A man carrying a stepladder as he walks past one of the entrances to the Memorial rights group office in Moscow on March 21, 2013, alongside graffiti reading: "A Foreign Agent"
Moscow (AFP) - Russian photographer Alexander Rumyantsev never thought he was meddling in politics when he staged an art festival with funding from the US government -- but the authorities in his country decided differently.
Late last month Russia's justice ministry included the photography club Rumyantsev runs in the Siberian city of Omsk on a black list of so-called "foreign agents" -- making it one of the latest victims of a controversial law critics say is aimed at muzzling independent civil society.
"We organised a festival of photos, videos and sculpture with a grant from the American consulate," Rumyantsev told AFP of the event in the regional city of Yekaterinburg
"The event was considered political activity. It doesn't make sense to oppose it so I'm closing the club down."
Passed in 2012, the "foreign agent" legislation forces non-governmental groups that receive funding from abroad to use the charged tag -- reminiscent of the Soviet crackdown on dissidents -- if they are accused of being involved in politics.
Now, some 100 groups -- ranging from some of Russia's leading rights groups to small regional organisations -- have been caught up in the clampdown.
- 'Demonise, marginalise, weaken' -
Proponents claim the legislation -- introduced after President Vladimir Putin was elected to a third term amid popular protests -- is needed to stop Western plots to destabilise the country.
But rights activists say the authorities under former KGB agent Putin are whipping up fear in a bid to crush any voices they does not control and further cement his grip on power.
"Independent organisations across the board have been targeted - rights groups, environmentalist groups, think tanks," Tanya Lokshina from Human Rights Watch told AFP.
"It is clear that the law's being used to demonise, marginalise, weaken, and eventually destroy independent critics of the government."
Another organisation that has faced official wrath is Friends of the Siberian Forests -- an environmental group from Krasnoyarsk, in Russia's vast taiga.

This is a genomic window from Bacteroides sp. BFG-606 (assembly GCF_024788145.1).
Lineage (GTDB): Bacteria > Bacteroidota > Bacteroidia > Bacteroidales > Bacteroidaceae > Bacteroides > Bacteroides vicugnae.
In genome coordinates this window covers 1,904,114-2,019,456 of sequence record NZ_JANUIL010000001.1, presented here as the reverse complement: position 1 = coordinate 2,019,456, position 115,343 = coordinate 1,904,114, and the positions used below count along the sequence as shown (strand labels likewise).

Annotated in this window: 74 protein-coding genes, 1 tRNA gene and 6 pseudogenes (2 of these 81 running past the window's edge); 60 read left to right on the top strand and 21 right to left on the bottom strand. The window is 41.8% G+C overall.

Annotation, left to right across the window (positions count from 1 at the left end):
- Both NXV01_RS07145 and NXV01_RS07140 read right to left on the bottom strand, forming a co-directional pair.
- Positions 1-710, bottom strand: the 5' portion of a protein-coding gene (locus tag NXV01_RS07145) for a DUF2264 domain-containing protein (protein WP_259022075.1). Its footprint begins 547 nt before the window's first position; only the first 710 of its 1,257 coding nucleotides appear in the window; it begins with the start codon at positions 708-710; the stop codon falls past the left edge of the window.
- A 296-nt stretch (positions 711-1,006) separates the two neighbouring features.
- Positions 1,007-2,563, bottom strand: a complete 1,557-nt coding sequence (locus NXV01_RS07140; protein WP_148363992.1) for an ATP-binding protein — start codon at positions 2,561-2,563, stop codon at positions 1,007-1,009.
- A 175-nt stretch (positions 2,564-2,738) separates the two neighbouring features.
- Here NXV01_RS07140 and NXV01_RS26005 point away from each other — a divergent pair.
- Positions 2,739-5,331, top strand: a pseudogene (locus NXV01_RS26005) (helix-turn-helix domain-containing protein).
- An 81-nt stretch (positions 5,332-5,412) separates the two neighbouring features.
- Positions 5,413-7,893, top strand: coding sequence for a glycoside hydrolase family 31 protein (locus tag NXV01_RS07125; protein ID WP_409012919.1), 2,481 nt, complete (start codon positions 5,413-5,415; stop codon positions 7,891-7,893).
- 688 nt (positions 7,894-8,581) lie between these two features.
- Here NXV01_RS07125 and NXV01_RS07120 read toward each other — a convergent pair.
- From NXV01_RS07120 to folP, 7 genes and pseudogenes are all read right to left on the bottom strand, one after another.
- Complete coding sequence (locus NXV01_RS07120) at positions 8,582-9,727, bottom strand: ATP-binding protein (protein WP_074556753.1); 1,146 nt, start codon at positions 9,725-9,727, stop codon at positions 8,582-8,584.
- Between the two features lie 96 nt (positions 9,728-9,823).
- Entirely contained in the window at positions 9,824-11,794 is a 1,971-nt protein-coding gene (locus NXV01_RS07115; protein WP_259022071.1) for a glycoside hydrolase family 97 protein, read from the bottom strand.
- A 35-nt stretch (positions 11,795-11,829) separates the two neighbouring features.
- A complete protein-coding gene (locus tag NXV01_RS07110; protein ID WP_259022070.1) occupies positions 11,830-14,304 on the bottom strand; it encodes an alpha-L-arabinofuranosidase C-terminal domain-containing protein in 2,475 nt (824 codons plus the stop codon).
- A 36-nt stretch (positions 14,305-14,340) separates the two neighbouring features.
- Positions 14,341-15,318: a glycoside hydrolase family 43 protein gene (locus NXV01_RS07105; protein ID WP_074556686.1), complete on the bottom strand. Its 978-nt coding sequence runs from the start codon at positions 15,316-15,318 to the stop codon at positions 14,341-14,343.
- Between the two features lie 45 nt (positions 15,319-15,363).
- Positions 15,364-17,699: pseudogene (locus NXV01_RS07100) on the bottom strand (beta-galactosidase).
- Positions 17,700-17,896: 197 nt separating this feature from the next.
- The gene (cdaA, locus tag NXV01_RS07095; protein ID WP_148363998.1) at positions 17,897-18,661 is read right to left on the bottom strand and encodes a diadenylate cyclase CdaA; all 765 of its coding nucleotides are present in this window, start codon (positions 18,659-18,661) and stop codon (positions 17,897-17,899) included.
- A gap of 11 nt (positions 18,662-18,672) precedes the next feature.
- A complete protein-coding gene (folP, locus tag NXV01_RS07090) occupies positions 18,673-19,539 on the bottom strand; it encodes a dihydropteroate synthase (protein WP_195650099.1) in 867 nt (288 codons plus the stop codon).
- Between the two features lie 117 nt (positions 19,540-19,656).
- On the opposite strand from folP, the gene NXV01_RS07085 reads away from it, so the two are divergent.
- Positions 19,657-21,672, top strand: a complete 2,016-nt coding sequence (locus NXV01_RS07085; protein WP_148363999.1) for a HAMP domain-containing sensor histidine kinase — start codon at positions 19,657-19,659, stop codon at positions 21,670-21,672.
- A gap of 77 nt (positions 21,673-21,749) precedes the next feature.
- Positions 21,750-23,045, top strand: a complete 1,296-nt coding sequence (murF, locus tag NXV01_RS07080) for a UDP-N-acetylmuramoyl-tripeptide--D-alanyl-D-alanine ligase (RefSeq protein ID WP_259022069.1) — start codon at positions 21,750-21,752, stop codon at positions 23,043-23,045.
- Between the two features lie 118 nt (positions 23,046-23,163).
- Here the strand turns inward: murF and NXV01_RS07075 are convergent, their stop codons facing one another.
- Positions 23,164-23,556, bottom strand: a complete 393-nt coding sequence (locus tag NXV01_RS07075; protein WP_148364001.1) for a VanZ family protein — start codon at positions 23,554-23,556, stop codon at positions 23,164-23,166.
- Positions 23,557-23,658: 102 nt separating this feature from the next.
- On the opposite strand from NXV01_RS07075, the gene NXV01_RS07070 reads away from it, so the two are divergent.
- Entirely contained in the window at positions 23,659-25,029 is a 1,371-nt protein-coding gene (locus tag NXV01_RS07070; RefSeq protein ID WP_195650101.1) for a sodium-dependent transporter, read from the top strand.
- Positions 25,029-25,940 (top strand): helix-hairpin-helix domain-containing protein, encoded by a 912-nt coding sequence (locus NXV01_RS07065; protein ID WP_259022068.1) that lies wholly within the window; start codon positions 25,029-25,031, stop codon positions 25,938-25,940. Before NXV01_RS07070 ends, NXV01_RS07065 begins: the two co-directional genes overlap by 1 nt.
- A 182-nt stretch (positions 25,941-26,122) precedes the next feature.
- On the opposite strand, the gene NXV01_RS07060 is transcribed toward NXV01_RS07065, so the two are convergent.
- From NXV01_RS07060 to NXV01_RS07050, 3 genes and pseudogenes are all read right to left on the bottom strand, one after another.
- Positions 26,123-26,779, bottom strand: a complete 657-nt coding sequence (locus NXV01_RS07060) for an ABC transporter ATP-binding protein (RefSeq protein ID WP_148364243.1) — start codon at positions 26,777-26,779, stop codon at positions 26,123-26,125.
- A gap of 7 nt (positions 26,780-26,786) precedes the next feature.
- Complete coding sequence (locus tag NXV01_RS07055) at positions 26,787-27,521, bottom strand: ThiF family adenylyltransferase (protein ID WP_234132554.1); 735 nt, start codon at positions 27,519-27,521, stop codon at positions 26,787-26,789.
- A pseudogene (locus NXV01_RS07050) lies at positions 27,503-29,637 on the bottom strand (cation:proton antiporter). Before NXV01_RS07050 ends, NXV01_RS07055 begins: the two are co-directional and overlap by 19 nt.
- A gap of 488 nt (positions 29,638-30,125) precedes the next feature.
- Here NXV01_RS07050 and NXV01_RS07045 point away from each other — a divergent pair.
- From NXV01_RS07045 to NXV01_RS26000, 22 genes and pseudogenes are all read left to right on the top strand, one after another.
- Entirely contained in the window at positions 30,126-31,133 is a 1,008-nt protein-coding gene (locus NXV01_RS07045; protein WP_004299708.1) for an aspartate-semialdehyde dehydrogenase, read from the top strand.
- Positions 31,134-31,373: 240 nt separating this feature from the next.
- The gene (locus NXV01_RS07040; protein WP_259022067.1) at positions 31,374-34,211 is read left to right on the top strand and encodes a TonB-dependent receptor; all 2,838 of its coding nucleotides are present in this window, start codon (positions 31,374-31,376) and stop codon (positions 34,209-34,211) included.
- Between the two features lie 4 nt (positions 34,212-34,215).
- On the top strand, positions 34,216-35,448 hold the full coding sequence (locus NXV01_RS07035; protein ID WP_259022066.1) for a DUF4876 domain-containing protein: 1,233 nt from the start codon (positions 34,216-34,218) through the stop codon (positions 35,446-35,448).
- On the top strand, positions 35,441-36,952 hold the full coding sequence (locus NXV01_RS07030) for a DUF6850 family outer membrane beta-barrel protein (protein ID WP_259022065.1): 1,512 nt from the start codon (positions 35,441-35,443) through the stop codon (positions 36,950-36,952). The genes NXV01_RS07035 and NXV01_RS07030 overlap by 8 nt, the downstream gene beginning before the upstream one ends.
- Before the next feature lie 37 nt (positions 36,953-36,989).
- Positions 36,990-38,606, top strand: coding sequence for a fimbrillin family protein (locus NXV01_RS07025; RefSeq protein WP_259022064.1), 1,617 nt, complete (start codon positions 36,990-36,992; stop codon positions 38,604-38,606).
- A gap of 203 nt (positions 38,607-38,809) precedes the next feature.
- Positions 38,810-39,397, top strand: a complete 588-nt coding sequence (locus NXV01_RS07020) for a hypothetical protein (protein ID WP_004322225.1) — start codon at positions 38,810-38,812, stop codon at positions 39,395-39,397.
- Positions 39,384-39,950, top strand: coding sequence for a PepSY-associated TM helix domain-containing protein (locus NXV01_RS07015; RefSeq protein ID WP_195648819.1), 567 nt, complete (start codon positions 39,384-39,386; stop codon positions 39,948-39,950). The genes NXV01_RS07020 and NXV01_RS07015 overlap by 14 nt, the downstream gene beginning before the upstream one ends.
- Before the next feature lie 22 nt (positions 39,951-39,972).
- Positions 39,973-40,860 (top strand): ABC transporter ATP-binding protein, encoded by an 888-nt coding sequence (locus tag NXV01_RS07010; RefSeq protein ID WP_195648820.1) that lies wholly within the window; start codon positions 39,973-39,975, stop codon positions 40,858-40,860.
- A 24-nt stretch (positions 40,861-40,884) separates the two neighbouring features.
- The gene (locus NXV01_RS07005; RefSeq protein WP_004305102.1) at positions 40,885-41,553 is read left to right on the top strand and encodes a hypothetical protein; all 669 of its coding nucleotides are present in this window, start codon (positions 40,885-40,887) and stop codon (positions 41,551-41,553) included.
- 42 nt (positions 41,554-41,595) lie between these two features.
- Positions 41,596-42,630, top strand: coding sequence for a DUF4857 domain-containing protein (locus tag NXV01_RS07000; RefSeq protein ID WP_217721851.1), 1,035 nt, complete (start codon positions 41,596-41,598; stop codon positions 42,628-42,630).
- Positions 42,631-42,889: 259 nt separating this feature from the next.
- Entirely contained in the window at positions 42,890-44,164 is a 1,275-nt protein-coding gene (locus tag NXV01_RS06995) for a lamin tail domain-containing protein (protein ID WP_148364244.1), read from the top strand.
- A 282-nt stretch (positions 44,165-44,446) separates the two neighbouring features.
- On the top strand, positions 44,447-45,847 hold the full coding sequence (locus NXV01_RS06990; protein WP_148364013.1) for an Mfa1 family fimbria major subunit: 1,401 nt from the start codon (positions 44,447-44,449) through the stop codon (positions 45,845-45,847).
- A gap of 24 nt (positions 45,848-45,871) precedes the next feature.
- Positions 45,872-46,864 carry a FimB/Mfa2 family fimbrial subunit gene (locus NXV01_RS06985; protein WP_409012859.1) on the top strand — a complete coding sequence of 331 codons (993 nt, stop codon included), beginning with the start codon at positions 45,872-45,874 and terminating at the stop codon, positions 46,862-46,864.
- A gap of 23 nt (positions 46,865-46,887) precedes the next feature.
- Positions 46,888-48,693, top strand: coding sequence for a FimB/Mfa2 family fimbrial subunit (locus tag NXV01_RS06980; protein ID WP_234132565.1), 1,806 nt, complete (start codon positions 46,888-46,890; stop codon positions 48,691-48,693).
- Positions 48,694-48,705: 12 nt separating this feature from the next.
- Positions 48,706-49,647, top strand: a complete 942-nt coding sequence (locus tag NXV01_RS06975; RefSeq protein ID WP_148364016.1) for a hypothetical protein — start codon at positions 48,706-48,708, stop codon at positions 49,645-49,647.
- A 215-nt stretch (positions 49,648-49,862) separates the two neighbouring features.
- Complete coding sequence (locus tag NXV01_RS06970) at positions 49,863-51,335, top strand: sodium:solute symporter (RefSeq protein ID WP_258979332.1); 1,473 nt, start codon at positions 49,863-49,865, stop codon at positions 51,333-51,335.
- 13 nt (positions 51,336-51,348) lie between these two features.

The group -- which has received financial aid from two US foundations -- has been battling against illegal logging and devastating forest fires since 1999 -- but now it could be shut down after being tagged a "foreign agent" last month.
"We don't have the money to pay the heavy fines" that authorities hit the group with when it was added to the black list, activist Anna Laletina told AFP.
In a vague explanation of its actions the Russian justice ministry's list says that both the photography club and the environmentalists had "a political objective" that was aimed at influencing "decision-making institutions to change the policy of the state."
The ministry's press service suggested to AFP that the measure was preventive and that the groups "were planning to engage in political activity by shaping public opinion."
"It seems that federal and local officials were given direct orders to go after independent groups with foreign funding," said Lokshina from Human Rights Watch.
"Russian NGOs branded 'foreign agents'... are by no means involved in 'politics'. But they're critical of the government and advocate for improvement of flawed governmental policies."
- DiCaprio denied -
The foreign agent legislation forces groups on the list to include the label on material they publish and submit to strict official checks.
While it does not oblige organisations to close down it can see them hit by fines if they do not comply. Some groops choose to reject foreign funding in a bid to get themselves taken off the list.
In September an environmental group in Russia's Far East said it was returning a grant of $159,000 from Hollywood star Leonardo DiCaprio to help protect salmon habitats.
For Russia's leading human rights organisation Memorial -- which is also listed as a "foreign agent" -- the intention behind the legislation is clear.
"Foreign agent in Russia means spy," said Yan Rachinsky, an official at the organisation, which also works to keep alive the memory of victims of Stalin-era repression.
"The objective of the authorities is to discredit NGOs and liquidate all those who defend the individual against the state."